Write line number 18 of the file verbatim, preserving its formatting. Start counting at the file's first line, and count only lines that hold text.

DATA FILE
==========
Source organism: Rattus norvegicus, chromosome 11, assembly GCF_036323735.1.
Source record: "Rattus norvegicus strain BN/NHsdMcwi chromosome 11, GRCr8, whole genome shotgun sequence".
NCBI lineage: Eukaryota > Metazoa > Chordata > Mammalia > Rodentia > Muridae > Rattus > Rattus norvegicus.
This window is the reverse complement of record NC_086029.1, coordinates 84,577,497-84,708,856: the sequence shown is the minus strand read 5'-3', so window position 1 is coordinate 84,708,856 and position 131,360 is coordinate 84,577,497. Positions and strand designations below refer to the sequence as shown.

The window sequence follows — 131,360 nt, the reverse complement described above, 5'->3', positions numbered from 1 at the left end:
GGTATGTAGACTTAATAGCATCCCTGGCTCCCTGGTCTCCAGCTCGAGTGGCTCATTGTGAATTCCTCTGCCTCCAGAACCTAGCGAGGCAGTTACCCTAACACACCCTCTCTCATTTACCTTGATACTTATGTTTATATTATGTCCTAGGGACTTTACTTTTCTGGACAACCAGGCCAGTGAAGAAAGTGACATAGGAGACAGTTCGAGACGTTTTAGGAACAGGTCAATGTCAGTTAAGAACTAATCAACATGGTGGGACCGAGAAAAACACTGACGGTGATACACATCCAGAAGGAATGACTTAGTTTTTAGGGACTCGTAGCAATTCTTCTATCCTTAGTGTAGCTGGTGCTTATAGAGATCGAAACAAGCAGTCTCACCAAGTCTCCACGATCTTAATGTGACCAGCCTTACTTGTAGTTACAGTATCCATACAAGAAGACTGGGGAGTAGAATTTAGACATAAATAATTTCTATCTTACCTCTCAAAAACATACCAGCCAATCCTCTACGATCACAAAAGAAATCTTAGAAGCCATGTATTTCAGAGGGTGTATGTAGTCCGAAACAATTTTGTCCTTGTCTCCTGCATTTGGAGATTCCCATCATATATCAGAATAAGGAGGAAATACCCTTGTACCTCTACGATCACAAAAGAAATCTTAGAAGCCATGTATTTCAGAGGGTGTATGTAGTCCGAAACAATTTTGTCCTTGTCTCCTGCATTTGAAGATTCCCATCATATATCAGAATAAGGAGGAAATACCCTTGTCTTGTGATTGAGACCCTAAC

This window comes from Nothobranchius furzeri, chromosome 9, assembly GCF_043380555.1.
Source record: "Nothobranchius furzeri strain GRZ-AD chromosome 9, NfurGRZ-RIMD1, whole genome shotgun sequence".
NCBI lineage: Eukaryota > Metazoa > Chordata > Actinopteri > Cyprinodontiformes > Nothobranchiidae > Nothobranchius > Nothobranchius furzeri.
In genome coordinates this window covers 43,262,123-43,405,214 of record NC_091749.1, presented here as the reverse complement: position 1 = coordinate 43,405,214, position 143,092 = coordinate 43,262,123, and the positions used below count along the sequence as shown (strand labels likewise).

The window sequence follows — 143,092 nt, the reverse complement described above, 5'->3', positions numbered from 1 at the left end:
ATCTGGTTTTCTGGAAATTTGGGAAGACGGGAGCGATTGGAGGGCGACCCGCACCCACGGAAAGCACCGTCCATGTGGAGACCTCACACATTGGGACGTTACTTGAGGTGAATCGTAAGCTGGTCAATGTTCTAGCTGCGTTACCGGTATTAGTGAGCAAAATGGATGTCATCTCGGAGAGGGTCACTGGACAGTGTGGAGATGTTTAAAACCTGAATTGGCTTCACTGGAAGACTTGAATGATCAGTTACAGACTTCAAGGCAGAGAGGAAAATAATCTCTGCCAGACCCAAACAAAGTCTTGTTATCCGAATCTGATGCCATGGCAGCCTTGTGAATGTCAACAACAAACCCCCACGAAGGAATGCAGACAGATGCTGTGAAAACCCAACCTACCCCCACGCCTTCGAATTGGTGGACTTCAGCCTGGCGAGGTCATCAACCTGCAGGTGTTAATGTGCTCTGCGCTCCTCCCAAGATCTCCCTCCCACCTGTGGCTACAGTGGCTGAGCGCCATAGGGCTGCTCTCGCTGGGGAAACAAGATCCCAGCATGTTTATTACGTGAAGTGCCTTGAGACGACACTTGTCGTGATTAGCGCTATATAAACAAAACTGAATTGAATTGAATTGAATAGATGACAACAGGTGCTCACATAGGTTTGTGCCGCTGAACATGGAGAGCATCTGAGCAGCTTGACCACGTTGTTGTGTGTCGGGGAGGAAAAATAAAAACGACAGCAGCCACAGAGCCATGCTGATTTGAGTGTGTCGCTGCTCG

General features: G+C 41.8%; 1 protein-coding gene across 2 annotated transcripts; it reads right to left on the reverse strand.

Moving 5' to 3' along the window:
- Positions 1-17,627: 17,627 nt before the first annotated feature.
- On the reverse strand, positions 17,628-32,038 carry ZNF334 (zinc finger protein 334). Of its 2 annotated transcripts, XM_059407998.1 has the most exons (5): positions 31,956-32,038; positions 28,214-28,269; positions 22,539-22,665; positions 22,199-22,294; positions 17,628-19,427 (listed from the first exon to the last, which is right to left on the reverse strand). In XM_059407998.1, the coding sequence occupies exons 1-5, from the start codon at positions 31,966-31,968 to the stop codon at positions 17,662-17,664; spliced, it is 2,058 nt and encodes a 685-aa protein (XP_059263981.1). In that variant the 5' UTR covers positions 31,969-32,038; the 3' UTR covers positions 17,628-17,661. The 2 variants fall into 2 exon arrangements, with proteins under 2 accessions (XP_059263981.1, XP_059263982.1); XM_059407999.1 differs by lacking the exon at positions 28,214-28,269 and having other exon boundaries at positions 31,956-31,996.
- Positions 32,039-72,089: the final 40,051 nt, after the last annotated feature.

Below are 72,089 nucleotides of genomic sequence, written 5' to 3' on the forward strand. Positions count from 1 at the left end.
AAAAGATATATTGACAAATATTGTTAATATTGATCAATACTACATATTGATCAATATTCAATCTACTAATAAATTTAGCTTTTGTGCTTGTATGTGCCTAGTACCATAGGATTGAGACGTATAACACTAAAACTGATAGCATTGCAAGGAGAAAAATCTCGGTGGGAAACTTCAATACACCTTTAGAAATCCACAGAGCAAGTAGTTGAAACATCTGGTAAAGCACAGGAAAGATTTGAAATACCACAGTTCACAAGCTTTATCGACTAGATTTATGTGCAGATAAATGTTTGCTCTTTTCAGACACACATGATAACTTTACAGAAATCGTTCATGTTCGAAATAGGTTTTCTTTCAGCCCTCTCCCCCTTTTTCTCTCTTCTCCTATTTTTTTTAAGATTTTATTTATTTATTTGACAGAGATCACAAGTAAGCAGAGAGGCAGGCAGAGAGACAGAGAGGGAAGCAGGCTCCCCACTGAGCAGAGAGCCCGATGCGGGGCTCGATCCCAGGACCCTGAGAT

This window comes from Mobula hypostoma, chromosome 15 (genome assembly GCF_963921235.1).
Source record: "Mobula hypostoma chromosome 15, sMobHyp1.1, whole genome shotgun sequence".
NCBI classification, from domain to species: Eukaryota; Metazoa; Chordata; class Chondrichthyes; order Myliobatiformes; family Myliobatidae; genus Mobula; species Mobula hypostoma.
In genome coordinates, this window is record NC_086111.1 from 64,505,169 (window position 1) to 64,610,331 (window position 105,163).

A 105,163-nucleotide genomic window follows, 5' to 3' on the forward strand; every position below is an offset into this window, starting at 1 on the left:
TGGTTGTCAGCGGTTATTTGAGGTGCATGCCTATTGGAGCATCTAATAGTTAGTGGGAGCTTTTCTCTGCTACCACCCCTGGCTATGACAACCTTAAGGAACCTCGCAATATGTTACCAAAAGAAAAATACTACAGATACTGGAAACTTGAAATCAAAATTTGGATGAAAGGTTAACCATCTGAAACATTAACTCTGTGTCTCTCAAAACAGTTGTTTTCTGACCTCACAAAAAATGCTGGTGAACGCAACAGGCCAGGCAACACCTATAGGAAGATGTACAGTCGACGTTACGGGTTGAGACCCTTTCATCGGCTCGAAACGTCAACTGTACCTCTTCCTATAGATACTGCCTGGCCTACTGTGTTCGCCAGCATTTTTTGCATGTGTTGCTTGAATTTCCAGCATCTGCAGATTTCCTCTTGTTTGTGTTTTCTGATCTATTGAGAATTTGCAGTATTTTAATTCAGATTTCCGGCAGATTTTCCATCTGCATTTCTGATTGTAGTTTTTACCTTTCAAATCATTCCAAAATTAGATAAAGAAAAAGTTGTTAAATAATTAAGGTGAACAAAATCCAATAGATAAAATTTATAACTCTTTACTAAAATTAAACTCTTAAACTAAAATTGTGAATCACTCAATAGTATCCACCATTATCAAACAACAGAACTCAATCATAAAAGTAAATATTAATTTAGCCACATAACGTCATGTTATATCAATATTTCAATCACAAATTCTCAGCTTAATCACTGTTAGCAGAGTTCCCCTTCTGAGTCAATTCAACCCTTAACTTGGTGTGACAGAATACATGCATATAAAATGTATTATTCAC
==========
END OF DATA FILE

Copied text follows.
Below are 72,089 nucleotides of genomic sequence, written 5' to 3' on the forward strand. Positions count from 1 at the left end.